Communities worldwide face the challenge of reintegrating people exiting violent extremist conflicts. This report draws on established programs and the recommendations of authoritative bodies to exami...
Notre approche traditionnelle de la consolidation de la paix et de l’État de droit semble solide : des objectifs ambitieux, une injection de ressources, des équipes d’experts travaillant intensément. Pourtant nous semblons rarement aboutir à des réformes véritablement fructueuses et durables. Pourquoi nous enlisons-nous ? Une des réponses possibles réside dans notre façon de percevoir les systèmes avec lesquels nous travaillons. Nous avons tendance à traiter de nombreux systèmes de consolidation de la paix et de l’État de droit comme s’ils étaient des systèmes d’horloge, c’est-à-dire ordonnés, réguliers et prévisibles. En réalité, les environnements dans lesquels nous travaillons sont plutôt des systèmes de type nuage,en cela qu’ils sont désordonnés, irréguliers et imprévisibles.
Since the beginning of South Sudan's civil war in 2013, the country's religious actors have sought to play an active role in turning the tide from war and violence to peace and reconciliation. Drawing on interviews, focus groups, and consultations, this report maps the religious landscape of South Sudan and showcases the legitimate and influential religious actors and institutions, highlights challenges impeding their peace work, and provides recommendations for policymakers and practitioners to better engage with religious actors for peace.
Through the successive regimes of Kim Il Sung, Kim Jong Il, and Kim Jong Un, North Korea has maintained near-total control over the information that reaches its citizens. Now, as more and more North Koreans use networked devices such as smartphones, the regime is employing modern forms of censorship and surveillance to control information and curtail freedom of expression. This report argues that the United States and its allies need a new information strategy to end the social isolation of the North Korean people and improve their long-term welfare.
Pakistan’s 2018 elections marked just the second time in history that power transferred peacefully from one civilian government to another after a full term in office. Although the initial months of campaigning were relatively free of violence, the two weeks before polling were dangerous for campaigners and voters alike, and the elections provided a platform for some parties to incite violence, particularly against Pakistan’s minority sects. This report provides a deep examination of how exposure to political violence in Pakistan’s largest city affects political behavior, including willingness to vote and faith in the democratic process.
Notably absent from the debate around peace in Afghanistan are the voices of those living in parts of the country that have borne the brunt of the fighting since 2001—particularly those living in areas under Taliban control or influence. This report provides insight into how Afghan men and women in Taliban-influenced areas view the prospects for peace, what requirements would have to be met for local Taliban fighters to lay down their arms, and how views on a political settlement and a future government differ between Taliban fighters and civilians.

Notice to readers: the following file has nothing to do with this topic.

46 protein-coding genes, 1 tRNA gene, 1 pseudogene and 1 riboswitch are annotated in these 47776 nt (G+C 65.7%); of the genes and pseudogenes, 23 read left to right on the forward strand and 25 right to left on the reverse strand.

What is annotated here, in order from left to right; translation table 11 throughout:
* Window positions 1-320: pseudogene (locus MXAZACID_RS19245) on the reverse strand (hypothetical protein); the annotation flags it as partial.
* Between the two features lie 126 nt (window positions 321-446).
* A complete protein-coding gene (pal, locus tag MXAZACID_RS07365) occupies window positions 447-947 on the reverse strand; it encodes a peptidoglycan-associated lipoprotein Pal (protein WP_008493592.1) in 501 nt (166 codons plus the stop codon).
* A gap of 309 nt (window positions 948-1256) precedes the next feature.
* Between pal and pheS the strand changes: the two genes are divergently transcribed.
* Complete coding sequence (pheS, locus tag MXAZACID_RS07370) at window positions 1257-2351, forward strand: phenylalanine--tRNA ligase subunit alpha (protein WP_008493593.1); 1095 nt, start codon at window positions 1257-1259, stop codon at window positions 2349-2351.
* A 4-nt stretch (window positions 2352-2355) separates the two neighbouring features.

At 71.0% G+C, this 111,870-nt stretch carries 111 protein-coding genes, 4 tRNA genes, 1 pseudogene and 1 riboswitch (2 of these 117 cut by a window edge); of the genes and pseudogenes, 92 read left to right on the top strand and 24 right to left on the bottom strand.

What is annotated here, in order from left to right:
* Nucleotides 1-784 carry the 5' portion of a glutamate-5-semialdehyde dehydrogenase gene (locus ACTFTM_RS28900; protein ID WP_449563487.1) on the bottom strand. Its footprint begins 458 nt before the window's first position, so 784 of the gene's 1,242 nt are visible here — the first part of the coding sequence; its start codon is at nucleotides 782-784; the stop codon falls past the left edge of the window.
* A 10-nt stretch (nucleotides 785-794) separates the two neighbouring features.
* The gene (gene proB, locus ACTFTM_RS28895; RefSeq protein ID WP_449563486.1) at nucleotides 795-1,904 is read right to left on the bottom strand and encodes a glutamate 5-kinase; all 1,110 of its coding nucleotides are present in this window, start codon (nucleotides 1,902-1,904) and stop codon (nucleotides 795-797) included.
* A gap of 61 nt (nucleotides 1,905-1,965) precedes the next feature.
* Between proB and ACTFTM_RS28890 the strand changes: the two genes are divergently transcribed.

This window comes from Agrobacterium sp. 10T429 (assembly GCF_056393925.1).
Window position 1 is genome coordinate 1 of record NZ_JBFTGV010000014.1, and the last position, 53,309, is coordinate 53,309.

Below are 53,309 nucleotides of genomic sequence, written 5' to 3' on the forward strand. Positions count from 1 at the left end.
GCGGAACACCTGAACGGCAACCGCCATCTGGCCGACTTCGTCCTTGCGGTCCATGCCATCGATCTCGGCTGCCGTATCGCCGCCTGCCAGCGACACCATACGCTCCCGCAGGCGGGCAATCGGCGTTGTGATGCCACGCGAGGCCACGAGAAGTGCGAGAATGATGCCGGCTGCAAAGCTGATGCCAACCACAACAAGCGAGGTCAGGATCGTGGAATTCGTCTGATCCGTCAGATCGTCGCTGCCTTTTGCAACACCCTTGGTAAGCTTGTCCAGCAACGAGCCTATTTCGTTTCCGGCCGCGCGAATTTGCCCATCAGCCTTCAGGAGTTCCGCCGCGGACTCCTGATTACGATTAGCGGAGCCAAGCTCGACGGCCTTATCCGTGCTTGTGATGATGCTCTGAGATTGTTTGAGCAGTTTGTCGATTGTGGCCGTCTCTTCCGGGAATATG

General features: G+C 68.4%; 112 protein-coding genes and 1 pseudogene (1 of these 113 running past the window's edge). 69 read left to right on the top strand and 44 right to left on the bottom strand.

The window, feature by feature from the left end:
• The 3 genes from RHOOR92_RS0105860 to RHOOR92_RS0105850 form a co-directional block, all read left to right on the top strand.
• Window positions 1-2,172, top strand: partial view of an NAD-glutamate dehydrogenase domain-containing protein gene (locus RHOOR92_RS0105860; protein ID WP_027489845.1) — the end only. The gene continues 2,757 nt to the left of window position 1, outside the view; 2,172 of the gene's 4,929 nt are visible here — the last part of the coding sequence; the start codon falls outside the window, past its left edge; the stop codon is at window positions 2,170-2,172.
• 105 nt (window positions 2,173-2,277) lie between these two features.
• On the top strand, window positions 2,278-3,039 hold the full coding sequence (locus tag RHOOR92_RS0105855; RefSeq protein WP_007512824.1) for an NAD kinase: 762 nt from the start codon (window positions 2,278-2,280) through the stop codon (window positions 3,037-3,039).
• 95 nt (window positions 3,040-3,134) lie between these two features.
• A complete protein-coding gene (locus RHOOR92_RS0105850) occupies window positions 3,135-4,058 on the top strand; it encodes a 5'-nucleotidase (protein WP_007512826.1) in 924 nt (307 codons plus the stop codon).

In the wake of the Euromaidan protests that toppled the government of Viktor Yanukovych in 2014, Ukrainian activists and civil society organizations have pressed hard for anti-corruption reforms and greater openness and transparency in the public sector. Five years later, however, corruption remains a fixture of civic life—and a majority of Ukrainians believe the fight against corruption has been a failure. This new report reviews the changes that have taken place in the anti-corruption movement since the Euromaidan and identifies practical actions the international community can take to support reform efforts in Ukraine.
This is the second in the Senior Study Group (SSG) series of USIP reports examining China’s influence on conflicts around the world. A group of fifteen experts met from September to December 2018 to assess China’s interests and influence in bringing about a durable settlement of the North Korean nuclear crisis. This report provides recommendations for the United States to assume a more effective role in shaping the future of North Korea in light of China’s role and interests. Unless otherwise sourced, all observations and conclusions are those of SSG members.
The United Wa State Army, a force of some twenty-thousand fighters, is the largest of Burma’s ethnic armed organizations. It is also the best equipped, boasting modern and sophisticated Chinese weaponry, and operates a formidable drug empire in the Golden Triangle region. This report examines the history of the Wa people, the United Wa State Army’s long-standing political and military ties to China, and the Wa’s role in Burma’s fragile peace process.
A central issue for Afghanistan in achieving stability is making long-lasting peace with the Taliban. The success of any such agreement will depend in large part on whether Taliban commanders and fighters can assume new roles in Afghan politics, the security forces, or civilian life. This report explores that question, drawing on lessons from how similar situations unfolded in Burundi, Tajikistan, and Nepal.